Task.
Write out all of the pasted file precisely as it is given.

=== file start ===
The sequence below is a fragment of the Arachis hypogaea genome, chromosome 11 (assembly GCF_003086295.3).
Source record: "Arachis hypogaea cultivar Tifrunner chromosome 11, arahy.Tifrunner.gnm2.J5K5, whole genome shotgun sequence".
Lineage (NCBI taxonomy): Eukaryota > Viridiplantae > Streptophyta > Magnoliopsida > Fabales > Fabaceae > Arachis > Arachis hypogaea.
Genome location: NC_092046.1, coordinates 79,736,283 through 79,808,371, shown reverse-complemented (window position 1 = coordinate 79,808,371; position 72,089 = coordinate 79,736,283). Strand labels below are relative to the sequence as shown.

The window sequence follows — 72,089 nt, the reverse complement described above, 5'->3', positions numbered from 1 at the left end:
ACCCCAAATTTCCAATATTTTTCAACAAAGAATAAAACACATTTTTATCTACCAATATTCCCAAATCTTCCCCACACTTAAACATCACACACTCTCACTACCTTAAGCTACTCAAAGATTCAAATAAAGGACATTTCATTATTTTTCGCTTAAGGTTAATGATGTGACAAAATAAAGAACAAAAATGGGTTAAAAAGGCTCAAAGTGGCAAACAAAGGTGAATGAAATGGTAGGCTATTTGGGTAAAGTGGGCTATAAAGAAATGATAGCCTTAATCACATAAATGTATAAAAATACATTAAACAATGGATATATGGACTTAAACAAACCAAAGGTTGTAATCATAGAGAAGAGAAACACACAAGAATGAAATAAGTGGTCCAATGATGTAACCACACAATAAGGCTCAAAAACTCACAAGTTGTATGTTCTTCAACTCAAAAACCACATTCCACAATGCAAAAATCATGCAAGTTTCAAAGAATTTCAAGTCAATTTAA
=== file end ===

The sequence below is a fragment of the Arachis hypogaea genome, chromosome 11 (assembly GCF_003086295.3).
Source record: "Arachis hypogaea cultivar Tifrunner chromosome 11, arahy.Tifrunner.gnm2.J5K5, whole genome shotgun sequence".
Lineage (NCBI taxonomy): Eukaryota > Viridiplantae > Streptophyta > Magnoliopsida > Fabales > Fabaceae > Arachis > Arachis hypogaea.
Genome location: NC_092046.1, coordinates 79,736,283 through 79,808,371, shown reverse-complemented (window position 1 = coordinate 79,808,371; position 72,089 = coordinate 79,736,283). Strand labels below are relative to the sequence as shown.

The window sequence follows — 72,089 nt, the reverse complement described above, 5'->3', positions numbered from 1 at the left end:
ACCCCAAATTTCCAATATTTTTCAACAAAGAATAAAACACATTTTTATCTACCAATATTCCCAAATCTTCCCCACACTTAAACATCACACACTCTCACTACCTTAAGCTACTCAAAGATTCAAATAAAGGACATTTCATTATTTTTCGCTTAAGGTTAATGATGTGACAAAATAAAGAACAAAAATGGGTTAAAAAGGCTCAAAGTGGCAAACAAAGGTGAATGAAATGGTAGGCTATTTGGGTAAAGTGGGCTATAAAGAAATGATAGCCTTAATCACATAAATGTATAAAAATACATTAAACAATGGATATATGGACTTAAACAAACCAAAGGTTGTAATCATAGAGAAGAGAAACACACAAGAATGAAATAAGTGGTCCAATGATGTAACCACACAATAAGGCTCAAAAACTCACAAGTTGTATGTTCTTCAACTCAAAAACCACATTCCACAATGCAAAAATCATGCAAGTTTCAAAGAATTTCAAGTCAATTTAA